Town Hall Organ

The organ was originally commissioned and owned by the General Hospital of Birmingham, with the instrument being handed over to the City of Birmingham in March 1890. The organ builder was William Hill, who was commissioned by the Governors of the General Hospital in Birmingham to build the instrument at a total cost of £3,000.

Upon its opening in 1834, visitors to Birmingham Town Hall were awestruck not only by the building’s impressive Roman Revival civic architecture, but also by the magnificence of its specially commissioned organ.

What made the organ so immediately and visually impressive to those first audiences were the huge 32 foot pipes that were, for the first time in England, incorporated into the decorative case front.

One of the very few organs of the time to have four manuals and a complete set of pedals, the size of the organ grew over the years, from 3,000 to 6,000 pipes.

Paid for from public funds, the instrument was a record breaker; being the largest organ in England at the time. Even today it is still comparable with the most powerful of cathedral organs around the world.

The organ’s reputation as one of England’s finest historical instruments has been confirmed by the excellence and reputation of the Birmingham City Organists who have continued to demonstrate the instrument’s versatility.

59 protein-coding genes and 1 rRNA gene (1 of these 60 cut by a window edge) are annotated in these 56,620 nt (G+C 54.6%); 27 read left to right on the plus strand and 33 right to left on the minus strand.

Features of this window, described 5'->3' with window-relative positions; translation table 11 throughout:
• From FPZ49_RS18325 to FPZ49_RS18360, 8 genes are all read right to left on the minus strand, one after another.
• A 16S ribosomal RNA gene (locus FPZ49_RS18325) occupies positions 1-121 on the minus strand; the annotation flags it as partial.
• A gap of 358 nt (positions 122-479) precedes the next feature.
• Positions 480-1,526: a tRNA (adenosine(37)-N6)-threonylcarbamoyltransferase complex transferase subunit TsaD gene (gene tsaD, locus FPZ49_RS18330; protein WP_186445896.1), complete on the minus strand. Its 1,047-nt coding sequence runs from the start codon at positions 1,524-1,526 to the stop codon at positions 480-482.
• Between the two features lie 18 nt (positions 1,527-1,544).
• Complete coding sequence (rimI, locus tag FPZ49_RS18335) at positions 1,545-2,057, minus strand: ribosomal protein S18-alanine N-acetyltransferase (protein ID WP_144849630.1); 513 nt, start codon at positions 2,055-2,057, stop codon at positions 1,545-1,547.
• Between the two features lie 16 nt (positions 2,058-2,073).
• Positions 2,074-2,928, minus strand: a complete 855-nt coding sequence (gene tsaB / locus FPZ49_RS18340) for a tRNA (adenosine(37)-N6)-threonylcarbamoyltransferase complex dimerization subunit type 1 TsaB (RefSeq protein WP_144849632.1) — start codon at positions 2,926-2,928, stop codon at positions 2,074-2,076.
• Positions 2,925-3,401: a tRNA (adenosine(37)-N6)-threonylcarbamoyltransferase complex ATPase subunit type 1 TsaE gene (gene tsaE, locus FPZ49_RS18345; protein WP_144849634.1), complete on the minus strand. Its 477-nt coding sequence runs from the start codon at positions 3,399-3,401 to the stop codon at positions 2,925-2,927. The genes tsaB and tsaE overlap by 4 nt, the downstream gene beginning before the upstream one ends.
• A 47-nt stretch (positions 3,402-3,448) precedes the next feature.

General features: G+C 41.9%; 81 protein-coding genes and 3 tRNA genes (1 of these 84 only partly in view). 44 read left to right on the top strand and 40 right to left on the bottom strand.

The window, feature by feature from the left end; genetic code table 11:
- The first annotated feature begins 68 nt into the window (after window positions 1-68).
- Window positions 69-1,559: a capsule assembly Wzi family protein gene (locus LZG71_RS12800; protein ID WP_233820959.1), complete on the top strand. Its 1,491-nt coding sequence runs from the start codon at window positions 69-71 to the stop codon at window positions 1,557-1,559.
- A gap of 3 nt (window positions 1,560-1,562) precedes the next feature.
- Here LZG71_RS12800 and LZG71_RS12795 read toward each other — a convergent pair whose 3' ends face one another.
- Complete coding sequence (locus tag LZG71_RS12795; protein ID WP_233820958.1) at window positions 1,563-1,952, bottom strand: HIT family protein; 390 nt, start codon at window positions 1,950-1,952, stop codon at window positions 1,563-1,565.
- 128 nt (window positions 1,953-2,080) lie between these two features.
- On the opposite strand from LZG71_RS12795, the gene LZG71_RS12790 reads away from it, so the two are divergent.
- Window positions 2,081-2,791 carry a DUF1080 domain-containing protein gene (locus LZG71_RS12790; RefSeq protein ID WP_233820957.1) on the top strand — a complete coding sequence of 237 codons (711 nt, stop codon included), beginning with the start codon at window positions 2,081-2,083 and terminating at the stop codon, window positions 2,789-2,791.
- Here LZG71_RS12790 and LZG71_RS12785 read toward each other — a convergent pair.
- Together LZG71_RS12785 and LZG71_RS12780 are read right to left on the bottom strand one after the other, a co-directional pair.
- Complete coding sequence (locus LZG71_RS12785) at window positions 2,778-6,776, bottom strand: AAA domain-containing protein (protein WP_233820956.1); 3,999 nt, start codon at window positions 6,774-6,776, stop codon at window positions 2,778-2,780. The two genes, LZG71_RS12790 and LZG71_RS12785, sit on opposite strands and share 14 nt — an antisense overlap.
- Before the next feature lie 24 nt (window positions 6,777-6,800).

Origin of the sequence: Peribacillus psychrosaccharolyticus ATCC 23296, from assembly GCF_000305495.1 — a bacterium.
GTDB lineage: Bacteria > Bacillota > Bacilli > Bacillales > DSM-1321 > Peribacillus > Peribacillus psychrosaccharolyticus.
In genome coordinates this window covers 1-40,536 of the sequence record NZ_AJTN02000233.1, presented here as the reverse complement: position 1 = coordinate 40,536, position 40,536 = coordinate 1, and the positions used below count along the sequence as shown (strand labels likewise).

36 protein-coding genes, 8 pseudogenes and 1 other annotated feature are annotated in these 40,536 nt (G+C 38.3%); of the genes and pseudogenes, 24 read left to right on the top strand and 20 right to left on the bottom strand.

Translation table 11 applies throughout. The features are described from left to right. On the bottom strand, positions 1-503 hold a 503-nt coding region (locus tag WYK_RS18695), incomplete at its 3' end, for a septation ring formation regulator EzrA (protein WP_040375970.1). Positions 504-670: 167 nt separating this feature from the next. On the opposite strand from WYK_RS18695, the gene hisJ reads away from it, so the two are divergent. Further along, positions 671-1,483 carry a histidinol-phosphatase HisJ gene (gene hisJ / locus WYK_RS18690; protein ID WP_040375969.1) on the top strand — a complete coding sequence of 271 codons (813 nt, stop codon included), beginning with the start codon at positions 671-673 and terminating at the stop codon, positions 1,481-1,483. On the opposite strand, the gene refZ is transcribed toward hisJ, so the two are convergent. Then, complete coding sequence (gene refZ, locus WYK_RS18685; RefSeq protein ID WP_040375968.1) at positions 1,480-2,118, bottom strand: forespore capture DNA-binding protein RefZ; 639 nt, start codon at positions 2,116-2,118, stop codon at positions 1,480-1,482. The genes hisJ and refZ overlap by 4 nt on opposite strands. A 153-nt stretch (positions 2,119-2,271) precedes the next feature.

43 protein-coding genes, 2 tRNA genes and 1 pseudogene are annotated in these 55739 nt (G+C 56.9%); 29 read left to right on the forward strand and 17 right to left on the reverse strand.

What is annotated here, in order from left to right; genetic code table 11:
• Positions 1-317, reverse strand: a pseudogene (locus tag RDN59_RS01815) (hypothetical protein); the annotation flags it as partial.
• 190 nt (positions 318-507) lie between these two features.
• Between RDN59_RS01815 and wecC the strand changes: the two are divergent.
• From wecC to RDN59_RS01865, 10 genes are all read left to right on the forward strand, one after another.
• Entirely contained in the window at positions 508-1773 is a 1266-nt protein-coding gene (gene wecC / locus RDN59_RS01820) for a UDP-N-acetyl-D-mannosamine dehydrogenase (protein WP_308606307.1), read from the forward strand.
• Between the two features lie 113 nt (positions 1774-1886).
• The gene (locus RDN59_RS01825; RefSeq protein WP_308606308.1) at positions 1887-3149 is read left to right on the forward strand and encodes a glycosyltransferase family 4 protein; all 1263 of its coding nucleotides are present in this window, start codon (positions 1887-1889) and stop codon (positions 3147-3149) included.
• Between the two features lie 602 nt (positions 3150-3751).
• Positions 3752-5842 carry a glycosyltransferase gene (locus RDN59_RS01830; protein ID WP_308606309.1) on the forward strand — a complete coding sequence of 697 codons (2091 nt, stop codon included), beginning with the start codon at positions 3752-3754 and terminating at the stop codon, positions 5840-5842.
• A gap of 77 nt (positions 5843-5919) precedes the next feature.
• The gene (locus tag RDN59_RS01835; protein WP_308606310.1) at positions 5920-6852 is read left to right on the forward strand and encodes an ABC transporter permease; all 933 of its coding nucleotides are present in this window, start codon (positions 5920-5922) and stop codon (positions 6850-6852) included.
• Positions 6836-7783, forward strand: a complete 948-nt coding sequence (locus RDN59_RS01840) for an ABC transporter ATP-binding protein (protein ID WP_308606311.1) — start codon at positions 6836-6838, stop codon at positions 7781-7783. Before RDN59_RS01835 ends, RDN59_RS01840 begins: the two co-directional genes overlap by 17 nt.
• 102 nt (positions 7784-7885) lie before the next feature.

How does this Organ measure up?

The Town Hall Organ is 70 foot high.

The organ case is as tall as two double-decker buses stood end on end.

The largest metal pipe is 35 foot and 3 inches long, equivalent to the height of an average house.

The largest wooden pipe has an interior measurement of 24 cubic ft, and would hold enough water to fill 7 bath tubs.

The organ originally had 3000 pipes; today it has over 6000.

"splendidly embellished"

The organ case has been decorated three times in its history. The first time it was decorated by the Crace family who had earlier undertaken much work at Brighton Pavilion, including the lavishly exotic music room there.

Contemporary descriptions said that “under the direction of Mr Crace of London” the organ case was “splendidly embellished, and the pipes gilt, with scrolls.” The Craces also decorated the Hall’s ceiling at the same time.

A second redecoration of the case was made in 1890 by John Henry Chamberlain, a Birmingham architect. The current and third decoration was by Anna Plowden who undertook her work during the 1983 refurbishment to the organ.

Rebuilds of the organ were made in 1889 by Thomas Hill (William’s son); in 1932 by Henry Willis III; and in 1983 by N P Mander. The organ was also refurbished in readiness for the re-opening of the Hall in October 2007.